- Mount Urgull. This mountain is situated at the other end of San Sebastian in reference to Mount Igueldo and can be recognised by the large Jesus statue atop. There’s many different walking paths that you can take to get to the top of the mountain. We started near the aquarium, at the far end of the fishing port and walked around the headland to the car park on the right hand side to start our climb. It was a beautiful windy path around the back of the mountain with views out to sea. Once you are at the top you are rewarded with spectacular views over San Sebastian. There are also several restaurants and bars at the top if you want to be rewarded with food or alcohol instead. We realised once we were at the top that there is actually a much quicker route (with mostly stairs) to the top which starts from just behind the church in the old town. Personally I’d recommend doing both routes (a different route for the way up and down) as they both had something different to offer.
- Explore the fishing port. This tiny little fishing port is filled with a line of restaurants offering fresh seafood. I didn’t personally get to try any but I stared and hovered at peoples plates longingly like a seagull as I walked past. I’m still regretting not pinching a prawn off someones plate. There’s always next time…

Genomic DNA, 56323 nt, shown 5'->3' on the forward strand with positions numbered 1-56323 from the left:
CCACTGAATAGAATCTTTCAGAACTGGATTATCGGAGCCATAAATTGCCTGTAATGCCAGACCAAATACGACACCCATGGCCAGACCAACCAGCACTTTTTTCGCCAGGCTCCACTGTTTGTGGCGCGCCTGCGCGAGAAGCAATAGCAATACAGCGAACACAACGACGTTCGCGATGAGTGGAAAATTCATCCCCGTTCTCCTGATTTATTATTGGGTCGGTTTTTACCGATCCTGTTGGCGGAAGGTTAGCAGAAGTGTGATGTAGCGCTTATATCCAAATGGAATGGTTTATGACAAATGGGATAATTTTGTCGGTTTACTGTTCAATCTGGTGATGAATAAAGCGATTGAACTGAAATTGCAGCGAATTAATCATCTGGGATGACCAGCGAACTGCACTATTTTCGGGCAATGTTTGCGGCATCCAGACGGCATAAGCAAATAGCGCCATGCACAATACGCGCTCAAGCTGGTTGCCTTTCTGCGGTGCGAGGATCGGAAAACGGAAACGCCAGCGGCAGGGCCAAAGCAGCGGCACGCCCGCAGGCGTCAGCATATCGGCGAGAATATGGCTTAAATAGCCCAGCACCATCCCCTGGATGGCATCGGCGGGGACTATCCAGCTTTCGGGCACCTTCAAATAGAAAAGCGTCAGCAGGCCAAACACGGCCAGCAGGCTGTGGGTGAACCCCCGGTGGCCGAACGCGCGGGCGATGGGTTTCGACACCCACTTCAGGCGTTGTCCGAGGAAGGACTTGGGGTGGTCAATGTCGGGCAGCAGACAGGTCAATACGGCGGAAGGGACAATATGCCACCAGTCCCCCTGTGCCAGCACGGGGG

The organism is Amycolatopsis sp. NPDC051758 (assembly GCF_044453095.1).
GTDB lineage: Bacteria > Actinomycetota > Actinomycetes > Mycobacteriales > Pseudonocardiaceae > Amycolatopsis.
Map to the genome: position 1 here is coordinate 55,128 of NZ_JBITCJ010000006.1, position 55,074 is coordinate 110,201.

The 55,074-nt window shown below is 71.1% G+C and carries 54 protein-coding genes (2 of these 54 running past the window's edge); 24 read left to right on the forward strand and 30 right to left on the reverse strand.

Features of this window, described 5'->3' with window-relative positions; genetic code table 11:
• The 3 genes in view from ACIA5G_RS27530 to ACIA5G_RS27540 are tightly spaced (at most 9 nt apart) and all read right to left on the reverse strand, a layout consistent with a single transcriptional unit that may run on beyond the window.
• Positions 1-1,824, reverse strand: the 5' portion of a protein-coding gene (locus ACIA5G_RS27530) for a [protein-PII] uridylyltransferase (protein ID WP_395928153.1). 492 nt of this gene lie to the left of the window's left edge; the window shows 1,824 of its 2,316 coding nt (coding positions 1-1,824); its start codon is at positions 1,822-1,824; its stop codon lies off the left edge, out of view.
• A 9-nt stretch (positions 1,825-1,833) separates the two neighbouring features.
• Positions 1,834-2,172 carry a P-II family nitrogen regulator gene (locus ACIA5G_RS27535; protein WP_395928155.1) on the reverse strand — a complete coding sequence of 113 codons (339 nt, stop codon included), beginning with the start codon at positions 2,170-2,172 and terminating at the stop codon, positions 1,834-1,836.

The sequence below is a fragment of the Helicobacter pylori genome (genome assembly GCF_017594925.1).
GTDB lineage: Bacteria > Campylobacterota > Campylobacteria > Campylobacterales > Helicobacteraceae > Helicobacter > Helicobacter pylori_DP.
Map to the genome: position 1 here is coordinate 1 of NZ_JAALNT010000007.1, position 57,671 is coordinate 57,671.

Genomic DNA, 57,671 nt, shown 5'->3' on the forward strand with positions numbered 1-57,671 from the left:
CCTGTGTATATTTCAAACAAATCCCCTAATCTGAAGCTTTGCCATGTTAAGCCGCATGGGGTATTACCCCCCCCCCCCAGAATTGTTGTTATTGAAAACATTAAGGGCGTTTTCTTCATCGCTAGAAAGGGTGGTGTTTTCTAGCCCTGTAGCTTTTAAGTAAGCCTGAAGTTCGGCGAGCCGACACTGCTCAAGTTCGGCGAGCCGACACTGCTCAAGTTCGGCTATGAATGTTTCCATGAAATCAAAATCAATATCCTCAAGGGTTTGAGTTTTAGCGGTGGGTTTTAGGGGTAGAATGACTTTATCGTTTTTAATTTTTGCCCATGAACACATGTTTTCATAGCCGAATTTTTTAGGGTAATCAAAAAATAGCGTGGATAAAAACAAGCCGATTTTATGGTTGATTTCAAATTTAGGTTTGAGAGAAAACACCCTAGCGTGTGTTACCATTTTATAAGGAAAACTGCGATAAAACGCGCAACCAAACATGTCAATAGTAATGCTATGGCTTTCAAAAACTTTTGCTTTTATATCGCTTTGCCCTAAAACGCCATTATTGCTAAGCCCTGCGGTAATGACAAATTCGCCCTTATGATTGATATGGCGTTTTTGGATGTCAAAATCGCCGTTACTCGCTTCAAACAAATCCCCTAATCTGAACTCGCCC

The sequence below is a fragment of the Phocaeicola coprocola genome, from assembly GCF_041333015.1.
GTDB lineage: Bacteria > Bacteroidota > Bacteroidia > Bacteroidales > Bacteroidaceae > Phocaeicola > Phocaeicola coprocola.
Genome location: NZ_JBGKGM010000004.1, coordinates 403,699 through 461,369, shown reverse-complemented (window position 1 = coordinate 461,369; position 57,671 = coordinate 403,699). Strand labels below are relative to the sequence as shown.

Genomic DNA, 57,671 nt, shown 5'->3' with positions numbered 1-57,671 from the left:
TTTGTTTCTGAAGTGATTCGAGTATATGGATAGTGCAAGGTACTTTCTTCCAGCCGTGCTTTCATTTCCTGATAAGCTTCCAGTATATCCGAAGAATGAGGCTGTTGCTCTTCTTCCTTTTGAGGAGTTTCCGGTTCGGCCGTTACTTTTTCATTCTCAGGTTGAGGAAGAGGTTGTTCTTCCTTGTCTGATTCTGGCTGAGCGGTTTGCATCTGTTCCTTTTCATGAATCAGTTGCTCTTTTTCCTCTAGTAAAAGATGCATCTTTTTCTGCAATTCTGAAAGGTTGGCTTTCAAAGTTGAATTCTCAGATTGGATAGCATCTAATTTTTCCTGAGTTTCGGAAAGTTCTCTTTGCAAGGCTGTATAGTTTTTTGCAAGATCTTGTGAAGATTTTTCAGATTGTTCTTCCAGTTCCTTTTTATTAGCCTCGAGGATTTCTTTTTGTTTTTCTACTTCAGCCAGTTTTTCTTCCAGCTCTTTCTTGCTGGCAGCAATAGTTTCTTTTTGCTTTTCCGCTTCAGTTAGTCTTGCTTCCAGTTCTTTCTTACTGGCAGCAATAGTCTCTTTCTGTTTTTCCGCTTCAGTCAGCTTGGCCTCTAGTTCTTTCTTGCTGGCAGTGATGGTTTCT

- San Telmo Museum. The museum is situated in the old town and with an entry fee of just E 6 per person I was incredibly keen to visit the museum to learn more about Basque history and culture. The museum is three floors and showcases both permanent and temporary exhibitions. The building itself is quite impressive but unfortunately despite my enthusiasm at the end of the English audio tour I left without a complete understanding and still plenty of questions about the origins and history of the Basque people. Maybe the goblet size gin and tonics from the night before impeded my ability to retain new information so don’t let this deter you from going. Fortunately Google provided all of the answers at a later stage. Thank goodness for the internet huh!